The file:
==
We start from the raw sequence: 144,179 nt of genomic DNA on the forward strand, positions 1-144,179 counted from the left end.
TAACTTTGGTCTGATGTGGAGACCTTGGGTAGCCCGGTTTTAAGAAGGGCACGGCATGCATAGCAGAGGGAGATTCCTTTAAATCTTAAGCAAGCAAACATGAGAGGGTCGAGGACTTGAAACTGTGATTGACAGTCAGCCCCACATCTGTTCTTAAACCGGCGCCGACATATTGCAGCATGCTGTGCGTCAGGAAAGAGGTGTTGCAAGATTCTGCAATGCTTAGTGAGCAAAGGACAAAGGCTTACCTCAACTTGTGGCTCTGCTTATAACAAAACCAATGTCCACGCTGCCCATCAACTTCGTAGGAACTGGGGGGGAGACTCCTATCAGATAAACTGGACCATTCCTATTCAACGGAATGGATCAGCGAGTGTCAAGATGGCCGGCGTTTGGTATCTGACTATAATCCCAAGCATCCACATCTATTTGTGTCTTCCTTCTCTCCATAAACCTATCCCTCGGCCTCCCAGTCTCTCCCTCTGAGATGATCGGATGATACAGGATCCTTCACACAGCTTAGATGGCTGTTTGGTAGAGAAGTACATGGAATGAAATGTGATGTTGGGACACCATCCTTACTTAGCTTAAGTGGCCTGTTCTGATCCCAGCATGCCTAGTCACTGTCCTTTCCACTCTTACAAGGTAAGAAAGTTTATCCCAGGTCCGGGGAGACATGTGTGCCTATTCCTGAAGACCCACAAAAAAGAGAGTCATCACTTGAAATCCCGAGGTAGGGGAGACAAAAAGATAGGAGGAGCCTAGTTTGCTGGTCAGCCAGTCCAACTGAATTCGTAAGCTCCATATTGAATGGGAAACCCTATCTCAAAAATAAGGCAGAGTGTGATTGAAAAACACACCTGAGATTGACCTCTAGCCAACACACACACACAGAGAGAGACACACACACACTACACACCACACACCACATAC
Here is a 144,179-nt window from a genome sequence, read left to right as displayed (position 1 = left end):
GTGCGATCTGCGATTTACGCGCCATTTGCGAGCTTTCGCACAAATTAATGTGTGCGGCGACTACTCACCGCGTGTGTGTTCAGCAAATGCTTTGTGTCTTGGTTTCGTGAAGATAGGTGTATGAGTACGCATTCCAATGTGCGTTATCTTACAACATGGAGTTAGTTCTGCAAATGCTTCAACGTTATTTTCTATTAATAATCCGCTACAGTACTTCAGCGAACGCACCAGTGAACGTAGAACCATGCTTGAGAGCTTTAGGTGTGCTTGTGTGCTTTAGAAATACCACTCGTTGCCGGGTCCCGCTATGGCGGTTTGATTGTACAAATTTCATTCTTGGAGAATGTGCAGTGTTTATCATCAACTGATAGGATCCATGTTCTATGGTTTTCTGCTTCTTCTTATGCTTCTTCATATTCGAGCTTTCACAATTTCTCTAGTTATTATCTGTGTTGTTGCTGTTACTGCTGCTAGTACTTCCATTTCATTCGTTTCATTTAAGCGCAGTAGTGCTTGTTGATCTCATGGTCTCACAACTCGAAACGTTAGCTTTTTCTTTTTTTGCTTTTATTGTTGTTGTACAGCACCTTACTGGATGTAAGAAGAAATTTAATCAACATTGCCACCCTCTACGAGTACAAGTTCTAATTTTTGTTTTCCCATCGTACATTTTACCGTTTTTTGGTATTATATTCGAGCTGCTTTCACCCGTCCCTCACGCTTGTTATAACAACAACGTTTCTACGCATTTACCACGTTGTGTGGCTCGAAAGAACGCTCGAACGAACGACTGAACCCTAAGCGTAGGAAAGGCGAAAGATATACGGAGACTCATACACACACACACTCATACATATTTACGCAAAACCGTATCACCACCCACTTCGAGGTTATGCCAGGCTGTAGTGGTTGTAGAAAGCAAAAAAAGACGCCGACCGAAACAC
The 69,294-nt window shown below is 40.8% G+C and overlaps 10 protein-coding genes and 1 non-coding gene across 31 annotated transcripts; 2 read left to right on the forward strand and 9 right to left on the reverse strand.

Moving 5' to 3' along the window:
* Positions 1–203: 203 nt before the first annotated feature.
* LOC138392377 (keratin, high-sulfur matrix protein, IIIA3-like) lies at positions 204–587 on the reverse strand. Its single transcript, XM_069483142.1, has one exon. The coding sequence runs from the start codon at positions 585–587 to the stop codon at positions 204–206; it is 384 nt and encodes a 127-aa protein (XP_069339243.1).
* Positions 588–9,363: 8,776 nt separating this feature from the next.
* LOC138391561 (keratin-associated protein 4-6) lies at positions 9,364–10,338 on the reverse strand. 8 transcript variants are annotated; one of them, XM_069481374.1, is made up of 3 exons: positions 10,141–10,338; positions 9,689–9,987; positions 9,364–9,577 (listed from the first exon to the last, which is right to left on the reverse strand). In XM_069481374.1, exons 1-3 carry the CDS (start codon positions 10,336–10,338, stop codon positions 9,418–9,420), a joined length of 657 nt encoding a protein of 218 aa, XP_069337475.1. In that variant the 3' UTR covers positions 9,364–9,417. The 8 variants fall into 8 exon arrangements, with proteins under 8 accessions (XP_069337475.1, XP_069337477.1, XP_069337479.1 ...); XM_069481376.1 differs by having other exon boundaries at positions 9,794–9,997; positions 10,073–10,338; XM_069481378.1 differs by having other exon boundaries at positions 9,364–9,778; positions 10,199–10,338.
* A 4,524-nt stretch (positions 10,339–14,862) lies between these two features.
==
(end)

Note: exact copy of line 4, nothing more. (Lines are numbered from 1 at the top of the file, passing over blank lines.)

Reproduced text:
GTGCGATCTGCGATTTACGCGCCATTTGCGAGCTTTCGCACAAATTAATGTGTGCGGCGACTACTCACCGCGTGTGTGTTCAGCAAATGCTTTGTGTCTTGGTTTCGTGAAGATAGGTGTATGAGTACGCATTCCAATGTGCGTTATCTTACAACATGGAGTTAGTTCTGCAAATGCTTCAACGTTATTTTCTATTAATAATCCGCTACAGTACTTCAGCGAACGCACCAGTGAACGTAGAACCATGCTTGAGAGCTTTAGGTGTGCTTGTGTGCTTTAGAAATACCACTCGTTGCCGGGTCCCGCTATGGCGGTTTGATTGTACAAATTTCATTCTTGGAGAATGTGCAGTGTTTATCATCAACTGATAGGATCCATGTTCTATGGTTTTCTGCTTCTTCTTATGCTTCTTCATATTCGAGCTTTCACAATTTCTCTAGTTATTATCTGTGTTGTTGCTGTTACTGCTGCTAGTACTTCCATTTCATTCGTTTCATTTAAGCGCAGTAGTGCTTGTTGATCTCATGGTCTCACAACTCGAAACGTTAGCTTTTTCTTTTTTTGCTTTTATTGTTGTTGTACAGCACCTTACTGGATGTAAGAAGAAATTTAATCAACATTGCCACCCTCTACGAGTACAAGTTCTAATTTTTGTTTTCCCATCGTACATTTTACCGTTTTTTGGTATTATATTCGAGCTGCTTTCACCCGTCCCTCACGCTTGTTATAACAACAACGTTTCTACGCATTTACCACGTTGTGTGGCTCGAAAGAACGCTCGAACGAACGACTGAACCCTAAGCGTAGGAAAGGCGAAAGATATACGGAGACTCATACACACACACACTCATACATATTTACGCAAAACCGTATCACCACCCACTTCGAGGTTATGCCAGGCTGTAGTGGTTGTAGAAAGCAAAAAAAGACGCCGACCGAAACAC